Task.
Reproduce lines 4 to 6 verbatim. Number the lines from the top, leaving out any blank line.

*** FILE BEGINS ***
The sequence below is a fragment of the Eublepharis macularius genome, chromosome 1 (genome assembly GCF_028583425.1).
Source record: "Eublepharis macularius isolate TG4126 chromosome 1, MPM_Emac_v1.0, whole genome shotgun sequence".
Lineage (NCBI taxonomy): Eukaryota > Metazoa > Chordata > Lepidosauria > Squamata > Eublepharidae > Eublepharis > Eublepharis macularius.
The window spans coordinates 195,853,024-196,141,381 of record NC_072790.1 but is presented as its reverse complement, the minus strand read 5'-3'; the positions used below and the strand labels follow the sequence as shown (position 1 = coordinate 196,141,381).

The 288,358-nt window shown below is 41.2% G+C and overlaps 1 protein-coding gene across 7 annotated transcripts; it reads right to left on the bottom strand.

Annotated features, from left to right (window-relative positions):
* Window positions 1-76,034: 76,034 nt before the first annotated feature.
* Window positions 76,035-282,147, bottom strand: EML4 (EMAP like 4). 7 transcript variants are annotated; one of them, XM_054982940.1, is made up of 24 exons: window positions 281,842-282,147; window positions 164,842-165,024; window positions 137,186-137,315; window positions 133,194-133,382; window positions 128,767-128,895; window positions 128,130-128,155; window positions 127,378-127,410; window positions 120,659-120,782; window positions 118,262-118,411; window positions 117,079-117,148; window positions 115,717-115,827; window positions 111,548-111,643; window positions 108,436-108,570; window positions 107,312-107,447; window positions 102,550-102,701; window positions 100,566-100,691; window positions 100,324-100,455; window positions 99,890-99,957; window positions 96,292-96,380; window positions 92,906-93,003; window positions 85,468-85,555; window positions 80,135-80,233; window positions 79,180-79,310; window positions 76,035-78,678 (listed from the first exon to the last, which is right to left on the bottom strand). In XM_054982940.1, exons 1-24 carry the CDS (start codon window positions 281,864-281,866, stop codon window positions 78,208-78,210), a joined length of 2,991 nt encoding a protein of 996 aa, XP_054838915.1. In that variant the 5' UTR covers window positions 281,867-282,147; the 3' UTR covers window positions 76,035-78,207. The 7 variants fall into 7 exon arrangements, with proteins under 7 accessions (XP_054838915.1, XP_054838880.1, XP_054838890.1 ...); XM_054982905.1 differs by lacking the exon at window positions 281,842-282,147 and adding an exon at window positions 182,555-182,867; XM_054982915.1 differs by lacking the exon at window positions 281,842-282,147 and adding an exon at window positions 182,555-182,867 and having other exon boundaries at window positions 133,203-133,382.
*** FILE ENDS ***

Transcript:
The window spans coordinates 195,853,024-196,141,381 of record NC_072790.1 but is presented as its reverse complement, the minus strand read 5'-3'; the positions used below and the strand labels follow the sequence as shown (position 1 = coordinate 196,141,381).

The 288,358-nt window shown below is 41.2% G+C and overlaps 1 protein-coding gene across 7 annotated transcripts; it reads right to left on the bottom strand.

Annotated features, from left to right (window-relative positions):